Google was fined almost €1.5 billion
($1.7 billion) by the European Commission for an antitrust violation, the
legislative body announced.
Labeled as “outright prohibition,” Google was fined for abusive practices
regarding competition policy, the third fine it has received over a two-year
span. The case was identified in 2016 and Google has since been cooperating
with the EU to improve its policy.

EU regulators found the tech
company had been for years abusing its leading position in online advertising
by restricting rivals such as Microsoft and Yahoo from posting search ads in
search results through Google’s engine on partner websites such as retailers or
newspapers. It used AdSense for Search, which works as an intermediary platform
between advertisers and website owners, to pressure customers into denying
advertising from other search engines.

The strategy goes back to 2006.
Other clauses in its contracts specify that written approval was mandatory in
case of changes to rival adverts to prevent them from getting more clicks.

“Today the Commission has
fined Google €1.49 billion for illegal misuse of its dominant position in the
market for the brokering of online search adverts,” said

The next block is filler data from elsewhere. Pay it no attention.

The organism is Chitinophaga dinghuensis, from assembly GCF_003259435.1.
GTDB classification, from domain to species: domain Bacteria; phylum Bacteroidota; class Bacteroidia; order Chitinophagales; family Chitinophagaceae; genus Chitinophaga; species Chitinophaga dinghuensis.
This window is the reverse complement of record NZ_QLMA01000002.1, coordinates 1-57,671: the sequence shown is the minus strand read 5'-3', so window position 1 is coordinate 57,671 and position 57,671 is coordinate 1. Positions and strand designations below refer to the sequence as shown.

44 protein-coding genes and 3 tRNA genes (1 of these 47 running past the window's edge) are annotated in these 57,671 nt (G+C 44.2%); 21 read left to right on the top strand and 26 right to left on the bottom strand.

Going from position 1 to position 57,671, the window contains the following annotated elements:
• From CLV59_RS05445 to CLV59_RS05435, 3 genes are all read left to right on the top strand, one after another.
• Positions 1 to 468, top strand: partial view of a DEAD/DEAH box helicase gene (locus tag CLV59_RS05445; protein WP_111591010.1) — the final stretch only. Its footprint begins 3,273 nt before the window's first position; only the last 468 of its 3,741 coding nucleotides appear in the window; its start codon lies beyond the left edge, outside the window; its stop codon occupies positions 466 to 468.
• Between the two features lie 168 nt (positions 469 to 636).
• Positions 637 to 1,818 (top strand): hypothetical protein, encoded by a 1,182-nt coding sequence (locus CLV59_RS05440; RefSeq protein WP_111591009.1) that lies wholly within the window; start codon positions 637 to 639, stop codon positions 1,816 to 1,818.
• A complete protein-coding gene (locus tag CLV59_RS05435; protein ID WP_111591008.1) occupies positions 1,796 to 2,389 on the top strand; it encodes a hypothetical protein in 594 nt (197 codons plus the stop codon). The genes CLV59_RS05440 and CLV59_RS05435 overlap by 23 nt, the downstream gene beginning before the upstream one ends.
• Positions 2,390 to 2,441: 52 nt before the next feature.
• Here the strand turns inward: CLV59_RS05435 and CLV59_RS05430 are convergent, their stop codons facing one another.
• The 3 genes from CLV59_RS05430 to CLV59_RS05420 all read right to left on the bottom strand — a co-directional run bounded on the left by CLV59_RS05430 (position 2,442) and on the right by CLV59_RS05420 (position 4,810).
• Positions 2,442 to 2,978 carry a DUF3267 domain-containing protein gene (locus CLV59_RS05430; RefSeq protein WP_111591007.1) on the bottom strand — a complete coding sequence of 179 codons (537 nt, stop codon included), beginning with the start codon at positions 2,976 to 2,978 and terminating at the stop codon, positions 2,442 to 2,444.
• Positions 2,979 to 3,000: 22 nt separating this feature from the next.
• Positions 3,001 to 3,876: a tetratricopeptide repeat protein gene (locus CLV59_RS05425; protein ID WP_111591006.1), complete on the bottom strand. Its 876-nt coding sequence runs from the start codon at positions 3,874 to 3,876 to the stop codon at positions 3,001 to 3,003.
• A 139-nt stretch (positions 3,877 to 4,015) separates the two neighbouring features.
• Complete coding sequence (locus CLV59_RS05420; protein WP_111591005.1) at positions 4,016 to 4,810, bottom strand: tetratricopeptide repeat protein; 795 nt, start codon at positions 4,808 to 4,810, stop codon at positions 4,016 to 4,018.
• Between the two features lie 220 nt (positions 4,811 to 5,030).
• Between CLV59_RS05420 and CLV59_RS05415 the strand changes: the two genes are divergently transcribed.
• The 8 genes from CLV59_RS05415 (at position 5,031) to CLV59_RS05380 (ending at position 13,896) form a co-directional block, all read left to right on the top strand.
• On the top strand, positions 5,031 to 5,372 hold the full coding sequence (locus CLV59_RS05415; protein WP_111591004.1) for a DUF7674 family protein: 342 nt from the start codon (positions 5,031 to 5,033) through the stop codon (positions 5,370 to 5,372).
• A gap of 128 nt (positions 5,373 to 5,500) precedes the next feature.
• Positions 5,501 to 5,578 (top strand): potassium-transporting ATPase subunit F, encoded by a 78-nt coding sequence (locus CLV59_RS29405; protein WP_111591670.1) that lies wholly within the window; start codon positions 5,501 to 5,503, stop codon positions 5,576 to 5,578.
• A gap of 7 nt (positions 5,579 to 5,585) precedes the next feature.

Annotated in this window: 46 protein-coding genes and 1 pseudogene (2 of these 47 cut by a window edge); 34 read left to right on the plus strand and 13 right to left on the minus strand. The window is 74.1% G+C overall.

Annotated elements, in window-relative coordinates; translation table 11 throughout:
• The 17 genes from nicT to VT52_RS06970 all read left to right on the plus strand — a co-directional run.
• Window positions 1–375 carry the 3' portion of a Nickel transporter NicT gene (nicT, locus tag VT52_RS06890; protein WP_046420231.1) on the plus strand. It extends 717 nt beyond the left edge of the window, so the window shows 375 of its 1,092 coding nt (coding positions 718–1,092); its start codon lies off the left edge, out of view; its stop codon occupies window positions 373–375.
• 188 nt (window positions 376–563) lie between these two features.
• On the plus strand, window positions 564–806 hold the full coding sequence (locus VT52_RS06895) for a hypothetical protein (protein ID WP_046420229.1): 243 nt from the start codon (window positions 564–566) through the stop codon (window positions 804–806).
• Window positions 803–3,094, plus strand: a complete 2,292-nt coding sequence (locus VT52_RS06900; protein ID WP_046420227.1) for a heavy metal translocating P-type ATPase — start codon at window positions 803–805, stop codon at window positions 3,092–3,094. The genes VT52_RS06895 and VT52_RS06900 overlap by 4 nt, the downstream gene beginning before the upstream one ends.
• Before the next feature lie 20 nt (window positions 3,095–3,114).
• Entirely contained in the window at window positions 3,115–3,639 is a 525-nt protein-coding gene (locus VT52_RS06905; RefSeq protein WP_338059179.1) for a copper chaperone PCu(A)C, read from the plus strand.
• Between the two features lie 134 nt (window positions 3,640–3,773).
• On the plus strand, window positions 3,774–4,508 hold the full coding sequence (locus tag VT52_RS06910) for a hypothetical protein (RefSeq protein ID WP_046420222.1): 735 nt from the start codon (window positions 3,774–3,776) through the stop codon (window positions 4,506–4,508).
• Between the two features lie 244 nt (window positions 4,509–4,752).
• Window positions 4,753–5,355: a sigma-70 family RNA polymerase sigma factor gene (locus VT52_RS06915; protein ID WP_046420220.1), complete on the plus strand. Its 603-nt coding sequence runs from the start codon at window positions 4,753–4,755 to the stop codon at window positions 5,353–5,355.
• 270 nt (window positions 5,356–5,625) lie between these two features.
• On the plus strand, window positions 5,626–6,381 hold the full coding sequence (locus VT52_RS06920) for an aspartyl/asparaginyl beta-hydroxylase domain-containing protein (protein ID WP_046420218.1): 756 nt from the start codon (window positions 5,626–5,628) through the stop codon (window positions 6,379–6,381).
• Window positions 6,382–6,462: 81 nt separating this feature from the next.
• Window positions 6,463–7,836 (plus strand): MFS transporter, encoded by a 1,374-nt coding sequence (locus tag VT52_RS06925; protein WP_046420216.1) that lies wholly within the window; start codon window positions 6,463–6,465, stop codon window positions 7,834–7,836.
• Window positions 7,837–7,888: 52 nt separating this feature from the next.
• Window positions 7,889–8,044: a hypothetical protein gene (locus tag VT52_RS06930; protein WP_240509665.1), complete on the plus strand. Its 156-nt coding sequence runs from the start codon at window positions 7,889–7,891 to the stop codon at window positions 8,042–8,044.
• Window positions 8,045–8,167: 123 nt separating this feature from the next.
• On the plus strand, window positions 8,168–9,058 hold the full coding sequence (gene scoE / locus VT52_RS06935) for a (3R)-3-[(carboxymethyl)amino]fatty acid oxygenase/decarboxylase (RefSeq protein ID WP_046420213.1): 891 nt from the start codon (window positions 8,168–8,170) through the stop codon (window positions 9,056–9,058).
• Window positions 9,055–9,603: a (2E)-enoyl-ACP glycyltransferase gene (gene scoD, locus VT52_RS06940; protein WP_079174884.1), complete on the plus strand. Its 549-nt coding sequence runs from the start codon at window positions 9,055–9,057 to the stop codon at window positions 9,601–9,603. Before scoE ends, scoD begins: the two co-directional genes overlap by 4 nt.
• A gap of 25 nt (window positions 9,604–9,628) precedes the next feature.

EU antitrust commissioner Margrethe Vestager. “Google has cemented its
dominance in online search adverts and shielded itself from competitive
pressure by imposing anti-competitive contractual restrictions on third-party
websites. This is illegal under EU antitrust rules. The misconduct lasted over
10 years and denied other companies the possibility to compete on the merits
and to innovate – and consumers the benefits of competition.”

Through its practices, Google
obtained a market share of over 70% between 2006 and 2016 in the European
Economic Area for general search and online search advertising, the European
Commission said in a press release.

The three fines received so far add up to a whopping €8.2 billion. The recently announced fine may be a simple slap on the wrist for the tech giant, as, according to CNBC, it just added almost $17 billion to its value following a 2% stock gain, or 10 times the fine received from the EU.